News Analysis: Despite the brave talk from NASA and aerospace contractors, the U.S. has thrown in the towel in manned space exploration with the launch of the final shuttle mission.
watched the final
space shuttle launch
just as I did the first one-on television. There were
differences. When Columbia launched, I was watching the television mounted on
the bulkhead of the wardroom of a U.S. Navy Perry-class frigate.
afterward, I walked out on deck to see the tiny, bright speck followed by an
immense cloud as it reached into the Florida sky miles down the coast from our
pier. That was the last time I actually saw
a shuttle launch
it was a much improved television, and a much clearer view. And after all of
these years, it's still hard to believe the magnificence when you see 4.4
million pounds of exquisitely complicated spacecraft ascend into the heavens.
But that was the last time I'll ever see such a flight. For the launch of
Atlantis was more than the end of a program. The launch of Atlantis was the end
of manned spaceflight in the United States. We will never see another craft
carrying people launch from the Kennedy Spaceflight Center.
I know that there are a lot of people who believe the brave words of NASA that
we will return in four years-that we will have another spacecraft, perhaps one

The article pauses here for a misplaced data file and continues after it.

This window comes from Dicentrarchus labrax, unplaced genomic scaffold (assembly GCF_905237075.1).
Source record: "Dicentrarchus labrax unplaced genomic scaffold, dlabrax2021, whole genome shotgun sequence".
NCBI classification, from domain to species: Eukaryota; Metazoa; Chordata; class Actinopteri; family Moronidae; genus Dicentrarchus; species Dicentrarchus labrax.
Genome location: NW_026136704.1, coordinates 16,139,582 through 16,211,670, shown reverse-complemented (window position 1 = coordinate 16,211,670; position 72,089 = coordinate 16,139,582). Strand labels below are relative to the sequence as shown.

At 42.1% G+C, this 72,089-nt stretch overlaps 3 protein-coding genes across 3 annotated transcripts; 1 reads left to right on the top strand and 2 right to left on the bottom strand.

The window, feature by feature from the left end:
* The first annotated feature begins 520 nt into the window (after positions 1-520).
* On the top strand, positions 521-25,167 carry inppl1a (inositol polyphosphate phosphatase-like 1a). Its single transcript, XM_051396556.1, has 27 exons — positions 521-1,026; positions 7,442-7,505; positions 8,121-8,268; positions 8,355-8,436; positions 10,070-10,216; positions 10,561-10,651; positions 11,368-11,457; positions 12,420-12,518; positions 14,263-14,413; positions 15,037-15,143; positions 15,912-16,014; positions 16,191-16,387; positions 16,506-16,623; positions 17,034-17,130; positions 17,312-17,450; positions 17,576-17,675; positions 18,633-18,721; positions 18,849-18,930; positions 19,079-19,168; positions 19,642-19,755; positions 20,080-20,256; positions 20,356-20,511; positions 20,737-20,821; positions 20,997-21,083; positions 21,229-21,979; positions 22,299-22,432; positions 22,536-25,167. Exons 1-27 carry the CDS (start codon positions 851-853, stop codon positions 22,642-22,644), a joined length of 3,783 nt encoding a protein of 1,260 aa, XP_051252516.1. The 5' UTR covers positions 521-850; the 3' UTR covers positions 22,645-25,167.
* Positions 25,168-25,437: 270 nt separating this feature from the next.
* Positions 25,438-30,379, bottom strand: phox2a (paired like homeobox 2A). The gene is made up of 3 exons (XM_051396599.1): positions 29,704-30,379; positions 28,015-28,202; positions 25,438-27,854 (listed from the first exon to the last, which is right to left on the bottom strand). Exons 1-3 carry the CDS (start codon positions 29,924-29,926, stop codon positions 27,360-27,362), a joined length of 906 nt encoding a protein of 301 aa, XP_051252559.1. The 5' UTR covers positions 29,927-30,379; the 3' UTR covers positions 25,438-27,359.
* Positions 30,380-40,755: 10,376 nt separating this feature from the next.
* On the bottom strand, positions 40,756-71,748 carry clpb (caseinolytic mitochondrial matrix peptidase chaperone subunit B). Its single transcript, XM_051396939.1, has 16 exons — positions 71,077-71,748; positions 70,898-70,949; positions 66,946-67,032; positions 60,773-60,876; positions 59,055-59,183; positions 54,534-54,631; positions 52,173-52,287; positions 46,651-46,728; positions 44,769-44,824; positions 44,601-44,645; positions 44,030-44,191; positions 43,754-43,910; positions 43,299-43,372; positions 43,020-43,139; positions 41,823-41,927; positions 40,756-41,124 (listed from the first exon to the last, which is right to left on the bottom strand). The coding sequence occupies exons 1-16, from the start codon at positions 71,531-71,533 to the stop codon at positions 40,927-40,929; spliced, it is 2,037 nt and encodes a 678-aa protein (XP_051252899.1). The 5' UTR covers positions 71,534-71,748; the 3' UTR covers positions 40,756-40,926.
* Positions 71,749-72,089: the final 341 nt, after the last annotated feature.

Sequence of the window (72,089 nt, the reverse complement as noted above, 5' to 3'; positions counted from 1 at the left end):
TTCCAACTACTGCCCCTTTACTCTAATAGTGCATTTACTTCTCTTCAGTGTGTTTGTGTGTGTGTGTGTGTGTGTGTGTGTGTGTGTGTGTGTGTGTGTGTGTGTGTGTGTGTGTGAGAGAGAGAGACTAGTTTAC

from Space-X, perhaps one from another contractor. But the fact is this will
never happen. The federal bureaucracy, combined with aggressively anti-science
members of Congress, will ensure that another flight carrying a person never leaves
from a NASA facility
also know that there are several private efforts under way that promise manned
spaceflight. Virgin Galactic will probably provide suborbital rides to space
for the very rich. There are other companies that promise to do the same. But
these do nothing for the advancement of science. They do nothing for the
exploration of space. They are entertainment, pure and simple.
how is it that the U.S., a once-proud space-faring nation, has given up? It is,
in short, because we no longer have the political and intellectual will to do
things that are hard. We no longer wish to stir ourselves from our comfort to
strive for anything. It wasn't always that way.
choose to go to the moon in this decade and do the other things, not because
they are easy, but because they are hard," said President John F. Kennedy
speaking at Rice University on Sept. 12, 1962. Kennedy was explaining why it
was necessary to spend the money and effort to create a real space program, and
he set forth to inspire the U.S. to do it. I remember every step of the way.